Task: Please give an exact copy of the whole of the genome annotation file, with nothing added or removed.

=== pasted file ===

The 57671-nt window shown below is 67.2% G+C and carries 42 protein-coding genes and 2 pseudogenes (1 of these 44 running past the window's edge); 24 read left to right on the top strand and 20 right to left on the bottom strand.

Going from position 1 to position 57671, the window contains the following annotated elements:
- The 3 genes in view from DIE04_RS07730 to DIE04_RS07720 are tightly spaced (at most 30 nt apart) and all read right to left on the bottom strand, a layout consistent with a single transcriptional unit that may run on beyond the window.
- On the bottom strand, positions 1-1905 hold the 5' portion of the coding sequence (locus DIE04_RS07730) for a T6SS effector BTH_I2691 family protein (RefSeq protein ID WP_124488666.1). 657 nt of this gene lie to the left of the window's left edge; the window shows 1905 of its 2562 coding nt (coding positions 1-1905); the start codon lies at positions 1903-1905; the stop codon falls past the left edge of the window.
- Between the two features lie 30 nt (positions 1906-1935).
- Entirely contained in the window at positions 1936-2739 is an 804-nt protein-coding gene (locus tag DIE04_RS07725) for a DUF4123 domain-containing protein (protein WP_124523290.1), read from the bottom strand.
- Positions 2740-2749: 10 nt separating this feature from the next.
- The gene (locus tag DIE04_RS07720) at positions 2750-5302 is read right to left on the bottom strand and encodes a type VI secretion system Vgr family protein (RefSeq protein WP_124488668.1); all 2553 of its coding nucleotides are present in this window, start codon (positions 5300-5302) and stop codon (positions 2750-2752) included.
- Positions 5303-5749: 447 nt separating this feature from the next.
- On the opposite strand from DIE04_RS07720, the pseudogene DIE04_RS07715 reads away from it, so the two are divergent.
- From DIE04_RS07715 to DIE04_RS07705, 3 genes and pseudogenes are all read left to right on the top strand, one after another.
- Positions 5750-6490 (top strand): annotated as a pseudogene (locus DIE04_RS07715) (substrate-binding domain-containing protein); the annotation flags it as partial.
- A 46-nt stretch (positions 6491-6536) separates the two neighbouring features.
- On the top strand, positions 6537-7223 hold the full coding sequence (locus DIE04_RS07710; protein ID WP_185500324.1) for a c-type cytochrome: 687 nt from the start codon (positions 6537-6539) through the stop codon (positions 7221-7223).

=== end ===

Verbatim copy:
The 57671-nt window shown below is 67.2% G+C and carries 42 protein-coding genes and 2 pseudogenes (1 of these 44 running past the window's edge); 24 read left to right on the top strand and 20 right to left on the bottom strand.

Going from position 1 to position 57671, the window contains the following annotated elements:
- The 3 genes in view from DIE04_RS07730 to DIE04_RS07720 are tightly spaced (at most 30 nt apart) and all read right to left on the bottom strand, a layout consistent with a single transcriptional unit that may run on beyond the window.
- On the bottom strand, positions 1-1905 hold the 5' portion of the coding sequence (locus DIE04_RS07730) for a T6SS effector BTH_I2691 family protein (RefSeq protein ID WP_124488666.1). 657 nt of this gene lie to the left of the window's left edge; the window shows 1905 of its 2562 coding nt (coding positions 1-1905); the start codon lies at positions 1903-1905; the stop codon falls past the left edge of the window.
- Between the two features lie 30 nt (positions 1906-1935).
- Entirely contained in the window at positions 1936-2739 is an 804-nt protein-coding gene (locus tag DIE04_RS07725) for a DUF4123 domain-containing protein (protein WP_124523290.1), read from the bottom strand.
- Positions 2740-2749: 10 nt separating this feature from the next.
- The gene (locus tag DIE04_RS07720) at positions 2750-5302 is read right to left on the bottom strand and encodes a type VI secretion system Vgr family protein (RefSeq protein WP_124488668.1); all 2553 of its coding nucleotides are present in this window, start codon (positions 5300-5302) and stop codon (positions 2750-2752) included.
- Positions 5303-5749: 447 nt separating this feature from the next.
- On the opposite strand from DIE04_RS07720, the pseudogene DIE04_RS07715 reads away from it, so the two are divergent.
- From DIE04_RS07715 to DIE04_RS07705, 3 genes and pseudogenes are all read left to right on the top strand, one after another.
- Positions 5750-6490 (top strand): annotated as a pseudogene (locus DIE04_RS07715) (substrate-binding domain-containing protein); the annotation flags it as partial.
- A 46-nt stretch (positions 6491-6536) separates the two neighbouring features.
- On the top strand, positions 6537-7223 hold the full coding sequence (locus DIE04_RS07710; protein ID WP_185500324.1) for a c-type cytochrome: 687 nt from the start codon (positions 6537-6539) through the stop codon (positions 7221-7223).